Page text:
The night before we left our cottage in Donegal we watched the film “Bloody Sunday” to prepare for our visit to the city. Derry/Londonderry is a border city in Northern Ireland, and “Bloody Sunday” is the name given to the 30th of January, 1972, when fourteen people were shot dead by the British Army, and twelve others were wounded. Now – I’m going to get more specific in the explanation, but the details are contentious and still disputed – so stay with me.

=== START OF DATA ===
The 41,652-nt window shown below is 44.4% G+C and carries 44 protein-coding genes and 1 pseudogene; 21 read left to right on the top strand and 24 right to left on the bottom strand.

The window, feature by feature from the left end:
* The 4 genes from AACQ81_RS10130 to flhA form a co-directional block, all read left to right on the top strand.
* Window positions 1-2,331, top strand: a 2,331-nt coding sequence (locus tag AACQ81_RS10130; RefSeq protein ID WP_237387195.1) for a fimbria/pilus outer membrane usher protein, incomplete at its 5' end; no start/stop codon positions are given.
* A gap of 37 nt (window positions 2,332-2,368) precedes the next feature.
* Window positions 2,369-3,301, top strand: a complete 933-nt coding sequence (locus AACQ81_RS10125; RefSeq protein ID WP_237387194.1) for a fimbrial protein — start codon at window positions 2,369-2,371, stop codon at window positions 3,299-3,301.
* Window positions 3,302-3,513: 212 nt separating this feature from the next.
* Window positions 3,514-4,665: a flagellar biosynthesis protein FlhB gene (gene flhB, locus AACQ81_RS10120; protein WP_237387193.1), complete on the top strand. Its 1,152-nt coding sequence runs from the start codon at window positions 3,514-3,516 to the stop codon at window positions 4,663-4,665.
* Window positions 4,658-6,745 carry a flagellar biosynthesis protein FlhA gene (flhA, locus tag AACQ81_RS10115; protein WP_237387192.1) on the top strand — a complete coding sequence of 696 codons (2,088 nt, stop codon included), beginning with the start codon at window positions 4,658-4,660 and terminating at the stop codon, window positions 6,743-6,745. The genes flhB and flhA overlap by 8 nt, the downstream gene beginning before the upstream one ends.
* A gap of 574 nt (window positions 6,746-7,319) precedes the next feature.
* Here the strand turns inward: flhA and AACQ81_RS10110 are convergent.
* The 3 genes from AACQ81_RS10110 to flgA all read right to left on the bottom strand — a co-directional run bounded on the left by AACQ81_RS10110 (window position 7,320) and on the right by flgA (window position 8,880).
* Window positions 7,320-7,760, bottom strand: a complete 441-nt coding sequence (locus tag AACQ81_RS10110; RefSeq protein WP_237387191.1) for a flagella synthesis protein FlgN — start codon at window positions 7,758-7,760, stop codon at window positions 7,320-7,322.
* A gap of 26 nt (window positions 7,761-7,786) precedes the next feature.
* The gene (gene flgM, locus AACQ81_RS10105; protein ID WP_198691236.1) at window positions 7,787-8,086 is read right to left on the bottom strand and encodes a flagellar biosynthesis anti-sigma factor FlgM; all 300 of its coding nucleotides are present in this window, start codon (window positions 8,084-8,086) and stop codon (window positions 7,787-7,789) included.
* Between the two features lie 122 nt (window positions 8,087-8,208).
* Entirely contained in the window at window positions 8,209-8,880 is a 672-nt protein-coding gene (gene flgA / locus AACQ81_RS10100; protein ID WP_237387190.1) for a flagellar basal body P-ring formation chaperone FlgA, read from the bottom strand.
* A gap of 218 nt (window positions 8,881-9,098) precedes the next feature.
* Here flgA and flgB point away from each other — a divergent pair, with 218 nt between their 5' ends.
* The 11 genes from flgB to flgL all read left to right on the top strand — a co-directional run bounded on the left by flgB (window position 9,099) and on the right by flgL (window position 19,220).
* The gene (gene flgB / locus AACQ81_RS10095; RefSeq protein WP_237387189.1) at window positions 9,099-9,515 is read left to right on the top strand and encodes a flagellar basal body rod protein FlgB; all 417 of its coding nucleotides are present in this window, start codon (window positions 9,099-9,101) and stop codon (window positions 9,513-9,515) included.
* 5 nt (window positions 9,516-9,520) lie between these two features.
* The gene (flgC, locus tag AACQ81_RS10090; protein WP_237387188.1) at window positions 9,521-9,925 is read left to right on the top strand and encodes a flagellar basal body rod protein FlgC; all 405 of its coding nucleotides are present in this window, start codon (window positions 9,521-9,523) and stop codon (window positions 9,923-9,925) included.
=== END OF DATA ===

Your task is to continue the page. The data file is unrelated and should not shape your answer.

Derry/Londonderry has a long history of sectarian violence and disruption. In the 1970s, the British Army was stationed in Northern Ireland to patrol the streets and “keep the peace.” (In fact, they were deployed in 1969 and the operation officially ended on the 1st of July, 2007). Protests weren’t uncommon, and often ended in rioting, usually led by teenagers (not unlike what’s been happening here, colloquially known as the ”fleg” protests.) There was a civil rights march that day, which was meant to be a peaceful protest against internment without trial (at the time, the government could arrest and intern anyone suspected of being involved with the IRA without a proper trial). However, some of the marchers began to throw stones, etc. at the heavy military presence. This is where it gets really fuzzy. The army maintained that they were being fired upon by the IRA, which is why they opened fire. An initial inquiry by the British government into the incident concluded that the people injured and killed had, in fact, been armed. However, that’s now been proven false with a second inquiry. You see, the first inquiry, many believe, was carried out swiftly in an effort to clear the British Army – and, therefore, government – of any wrong-doing. The second inquiry, known as the Saville inquiry, cleared the names of those people who, for over thirty years, were officially seen as members of the IRA. Prime Minister David Cameron issued a statement in 2010 in which he apologizes, stating: